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Kilburn High road is the original Roman road that ran from the northeast corner of Hyde Park and continued as the Edgware road through northwest London up to St Albans, which was an important Roman settlement. The first wave of Irish immigrants came in the mid 19th century after the great potato famine and the development of the railways and there was a second wave in the 1950s and 1960s. Family member often followed family member and whole villages were said to be represented down some streets.
A friend of mine once described Kilburn as similar to walking down a street in the west of Ireland. Even if you don't personally know a lot of people there is an ambience and a gait that registers the figure as Irish. This point is proven continually for at a second's notice they will huddle together in the middle of the pavement and discuss important subjects like the new priest in Quex Road or the chances of Cork against Kerry in the football on Sunday. They are totally oblivious to the throngs of frustrated shoppers surging round them on the mundane tasks of shopping. Company is important to the Irish and contact is the lifeblood of the Celt.
I have always been aware of the variety of Irish pub down the high road, none very large or intimidating but all having a particular character and charm. They all appear to be frequented by their own brand of locals and after a somewhat severe assessment look you are allowed to get into the beer with the occasional furtive glance to see that you are not eating the furniture. The old Biddy Mulligans had some good music sessions and down the road the Old Bell was a bit more basic but had some traditional Irish and folk music. If you did not stand for the Irish national anthem at the end of the night your health stood a good chance of getting a nasty and sudden jolt.
When I was working for Oxfam down in Marylebone High Street any surplus stock would often be sent to Kilburn, which was classified as 'third world'. This decision always mystified me for the Kilburn High Road has a rakish if worn down charm and adjoining roads are pleasantly tree lined with well-built Victorian houses. West Hampstead to the east and Queens Park and Willesden to the west are sought after areas with Cricklewood to the north quite suburban and also very popular with the Irish. There are pockets of heavy street drinking along the high road with some unemployment and the accompanying crime. It is only recently that Cafe Nero has opened there and I wonder is this a sign that the trendies are moving in and beginning to make inroads into the pub culture. I now sit in the coffee house with the best of them and observe the life struggle on the high road.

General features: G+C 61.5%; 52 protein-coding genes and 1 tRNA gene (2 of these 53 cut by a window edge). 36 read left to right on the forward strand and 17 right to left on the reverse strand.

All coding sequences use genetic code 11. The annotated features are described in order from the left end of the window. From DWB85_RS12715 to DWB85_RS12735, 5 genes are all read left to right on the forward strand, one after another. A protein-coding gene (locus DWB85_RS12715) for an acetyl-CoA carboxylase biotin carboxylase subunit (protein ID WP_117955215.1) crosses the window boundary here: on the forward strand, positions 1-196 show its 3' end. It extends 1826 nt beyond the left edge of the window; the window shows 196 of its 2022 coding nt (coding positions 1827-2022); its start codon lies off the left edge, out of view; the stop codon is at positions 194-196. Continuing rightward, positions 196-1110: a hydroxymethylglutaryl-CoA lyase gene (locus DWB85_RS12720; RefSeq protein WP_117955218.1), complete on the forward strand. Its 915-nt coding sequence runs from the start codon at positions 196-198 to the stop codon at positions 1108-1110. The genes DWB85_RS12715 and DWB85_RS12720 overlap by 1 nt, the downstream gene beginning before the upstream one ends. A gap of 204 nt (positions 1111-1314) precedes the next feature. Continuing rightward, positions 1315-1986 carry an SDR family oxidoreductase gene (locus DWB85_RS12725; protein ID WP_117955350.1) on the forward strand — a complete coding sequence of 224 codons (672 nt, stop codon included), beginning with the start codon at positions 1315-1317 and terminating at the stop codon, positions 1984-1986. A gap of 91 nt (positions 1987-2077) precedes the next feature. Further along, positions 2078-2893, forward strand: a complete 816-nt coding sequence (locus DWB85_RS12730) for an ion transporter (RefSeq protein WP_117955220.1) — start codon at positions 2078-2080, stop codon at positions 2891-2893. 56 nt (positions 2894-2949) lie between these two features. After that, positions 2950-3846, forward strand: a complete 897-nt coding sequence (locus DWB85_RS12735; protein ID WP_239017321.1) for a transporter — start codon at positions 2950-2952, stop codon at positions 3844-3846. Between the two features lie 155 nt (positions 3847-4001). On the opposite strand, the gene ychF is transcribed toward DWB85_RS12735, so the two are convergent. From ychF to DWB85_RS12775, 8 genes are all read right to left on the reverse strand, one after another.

It was only the other week that I was up in the Goose and Granite and there was this chap well in his cups and going round the bar shaking hands with all and sundry. Not having been told off for his little journey round the tables his confidence grew and he gave quite a reasonable rendition of an old Irish ballad and even had some of the patrons joining in. He declared that he was an Irish traveller and proud of his stock and flashed his gold rings as he waved time to his own singing. A Kilburn clientele would never complain - he was one of their own just blowing off a bit of steam and having a rush of sentiment for the old days.
The national ballroom is now closed but the building is still there and a stark reminder of some lively nights enjoyed by many. I went there on a number of occasions and was disappointed to find that only a few others and myself were propping up the bar shortly after the doors opened. The clientele of the National then believed in what would be termed a good drink and would descend in hurried numbers only as soon as the pubs closed ready to hit the gleaming wood of the ballroom floor and attempt to gain the attention of some fine Irish girl.
The Irish papers are displayed in many of the shops and stalls and these are the local papers from many counties in Ireland. The connection with home is very important and it's essential to keep in touch with the results of the hurling and Gaelic football games and the farming news and all that was happening round the home farms and towns. The news and contact with home appears to sustain many Irish and if the loneliness and isolation strikes down it can be a supportive balm. The Irish like a good chat and the news from home is a continuation of the chats once enjoyed over pub counter and cross roads meet all those years ago.
Oh come along and hold my hand
And take me to the promised land
Where mountain lake and tranquil stream
Are waiting in the night's sweet dream
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